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March 9, 1912

MUSCULAR DEVELOPMENT, THE CAUSES FOR THE LACK OF IT AND THE VALUE OF PHYSICAL EXERCISE

Author Affiliations

Acting Assistant Surgeon, U. S. P. H. and M.-H. Service NEW YORK

JAMA. 1912;LVIII(10):685-689. doi:10.1001/jama.1912.04260030085004
Abstract

In this age of mental development, when the achievement of success can come only through the exercise of the mental capacities, we are apt to forget the maxim "mens sana in corpore sano" and allow the balance between mind and body to be broken. To be sure, the material return in occupations requiring the use of the muscles alone cannot ever equal the return from occupations requiring the exercise of the mind—if we are to measure success by return—nevertheless, the sphere of one's usefulness with a poorly developed body is necessarily limited and short-lived. Civilization unquestionably tends toward an overdevelopment of the mind at the expense of the body. Recently, and in recognition of the marked muscular deterioration of the civilized races, the necessity for improving their development has received much attention.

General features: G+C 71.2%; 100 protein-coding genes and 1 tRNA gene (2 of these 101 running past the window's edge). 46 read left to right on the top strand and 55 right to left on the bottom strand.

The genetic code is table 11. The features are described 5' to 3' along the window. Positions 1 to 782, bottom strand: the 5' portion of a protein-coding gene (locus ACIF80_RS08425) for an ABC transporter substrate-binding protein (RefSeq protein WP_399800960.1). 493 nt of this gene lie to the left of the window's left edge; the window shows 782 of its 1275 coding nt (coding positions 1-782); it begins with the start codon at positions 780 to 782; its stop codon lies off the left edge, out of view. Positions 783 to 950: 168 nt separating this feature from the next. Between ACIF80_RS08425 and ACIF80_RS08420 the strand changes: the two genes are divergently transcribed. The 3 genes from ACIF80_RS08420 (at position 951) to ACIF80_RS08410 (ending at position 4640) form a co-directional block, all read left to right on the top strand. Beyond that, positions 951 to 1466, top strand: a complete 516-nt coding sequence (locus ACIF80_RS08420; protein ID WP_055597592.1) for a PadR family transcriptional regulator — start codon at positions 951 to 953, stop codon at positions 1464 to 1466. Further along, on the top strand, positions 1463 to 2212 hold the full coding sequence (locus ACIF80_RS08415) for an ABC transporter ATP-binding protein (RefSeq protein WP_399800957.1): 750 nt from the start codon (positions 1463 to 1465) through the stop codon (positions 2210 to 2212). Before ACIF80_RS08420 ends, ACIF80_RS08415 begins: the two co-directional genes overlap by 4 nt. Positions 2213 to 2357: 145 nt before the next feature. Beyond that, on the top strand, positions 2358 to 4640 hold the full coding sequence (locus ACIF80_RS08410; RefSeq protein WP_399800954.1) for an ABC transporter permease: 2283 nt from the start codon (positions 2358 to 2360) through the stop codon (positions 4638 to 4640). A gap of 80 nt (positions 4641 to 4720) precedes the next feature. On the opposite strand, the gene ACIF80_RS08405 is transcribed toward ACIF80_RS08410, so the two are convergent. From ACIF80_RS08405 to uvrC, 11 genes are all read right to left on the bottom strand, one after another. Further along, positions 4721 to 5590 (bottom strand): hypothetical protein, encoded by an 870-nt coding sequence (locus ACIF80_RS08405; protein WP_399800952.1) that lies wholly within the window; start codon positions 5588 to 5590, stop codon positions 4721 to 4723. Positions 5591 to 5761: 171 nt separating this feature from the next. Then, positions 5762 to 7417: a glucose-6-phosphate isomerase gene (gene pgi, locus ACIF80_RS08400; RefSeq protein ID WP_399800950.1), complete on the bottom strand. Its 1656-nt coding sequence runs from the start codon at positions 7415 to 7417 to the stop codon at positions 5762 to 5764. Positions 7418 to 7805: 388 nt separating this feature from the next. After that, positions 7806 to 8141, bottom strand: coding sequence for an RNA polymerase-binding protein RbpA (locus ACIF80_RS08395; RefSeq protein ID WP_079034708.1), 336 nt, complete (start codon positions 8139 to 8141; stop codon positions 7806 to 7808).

The term "physical development" applies mainly to muscular development. A short muscular individual could

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